New Technology Enables Africa to Absorb Solar’s Power

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solar panel in Africa

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A raft of Western-backed companies is helping to bring renewable energy to the remotest and poorest parts of the African continent on a novel pay-as-you-go concept.

Solar power is becoming an increasingly important role in industrialized countries — and it is now on the point of helping to transform people’s lives and economic fortunes in Africa.

The key is to reach a compromise – deliver services and equipment to the people and enable them to pay back in small increments.

This solution has been gaining ground, particularly in East Africa, where companies supply solar power equipment on a pay-as-you-go principle.

Investors, mostly US and European-backed, are increasingly focusing on rolling out this project to rural areas which are completely off-grid.

Customers of Off-Grid Electric can pay instalments or lease its system over two to three years before they fully own the solar equipment.

Off-Grid Electric is in the vanguard of providers, with its products being used by 150,000 people in Côte d’Ivoire, Rwanda and Tanzania.

The company allows its customers to pay in instalments or lease its system over two to three years before they fully own the solar equipment.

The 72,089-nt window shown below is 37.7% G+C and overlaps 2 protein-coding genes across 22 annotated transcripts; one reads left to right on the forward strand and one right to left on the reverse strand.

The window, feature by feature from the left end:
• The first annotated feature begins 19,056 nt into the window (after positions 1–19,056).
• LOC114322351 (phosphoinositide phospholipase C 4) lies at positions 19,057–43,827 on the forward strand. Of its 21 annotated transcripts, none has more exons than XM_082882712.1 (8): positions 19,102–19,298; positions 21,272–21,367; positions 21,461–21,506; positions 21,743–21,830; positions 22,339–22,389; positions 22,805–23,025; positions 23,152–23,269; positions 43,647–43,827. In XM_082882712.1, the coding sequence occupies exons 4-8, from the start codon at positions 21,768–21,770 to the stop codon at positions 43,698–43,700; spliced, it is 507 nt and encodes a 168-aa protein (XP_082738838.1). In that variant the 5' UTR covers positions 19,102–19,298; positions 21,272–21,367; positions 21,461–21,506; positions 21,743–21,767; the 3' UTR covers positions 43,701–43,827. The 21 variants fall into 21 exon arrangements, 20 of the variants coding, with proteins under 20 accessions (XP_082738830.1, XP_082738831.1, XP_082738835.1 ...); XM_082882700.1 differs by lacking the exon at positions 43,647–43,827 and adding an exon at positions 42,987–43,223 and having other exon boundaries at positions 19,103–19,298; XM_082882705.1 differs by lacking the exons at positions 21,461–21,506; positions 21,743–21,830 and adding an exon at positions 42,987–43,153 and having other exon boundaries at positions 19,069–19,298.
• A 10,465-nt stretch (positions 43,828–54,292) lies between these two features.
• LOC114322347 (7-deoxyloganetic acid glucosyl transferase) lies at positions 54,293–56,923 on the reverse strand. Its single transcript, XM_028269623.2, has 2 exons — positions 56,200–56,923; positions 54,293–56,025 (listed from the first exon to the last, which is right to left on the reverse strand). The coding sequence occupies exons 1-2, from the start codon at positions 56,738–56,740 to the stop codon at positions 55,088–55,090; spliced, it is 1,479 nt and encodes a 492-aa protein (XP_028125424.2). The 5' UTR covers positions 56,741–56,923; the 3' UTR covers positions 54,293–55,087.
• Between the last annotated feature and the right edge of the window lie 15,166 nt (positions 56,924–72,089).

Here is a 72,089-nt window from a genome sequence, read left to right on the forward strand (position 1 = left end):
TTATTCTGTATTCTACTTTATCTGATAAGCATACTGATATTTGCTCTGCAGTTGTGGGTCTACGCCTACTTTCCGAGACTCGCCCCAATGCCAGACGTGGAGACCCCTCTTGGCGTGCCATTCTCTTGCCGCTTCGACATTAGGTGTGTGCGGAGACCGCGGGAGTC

Having established a project in Côte d’Ivoire in a joint venture with UK energy giant EDF, it is now focusing on expanding to Ghana.

Off-Grid Electric has secured $55 million in funding from Helios Investment Partners, with support from GE Ventures, for R&D activities and further expansion.

customers pay in instalments or lease a solar system over 2-3 years before they fully own the solar equipment.

UK-based Azuri Technologies is another major player gaining ground in Africa, thanks to the first $4 million phase of a $20 million investment in East Africa.

With funding from the European Union’s ElectriFI program and impact investment platform TRINE, the company is installing rent-to-buy solar systems.

Customers pay for the power from the panels by mobile phone and owners can pay off the solar panels’ costs in less than two years.

An Azuri spokesman said the funding was a result of the strong track record by customers’ repayments on its Azuri’s PayGo platform.

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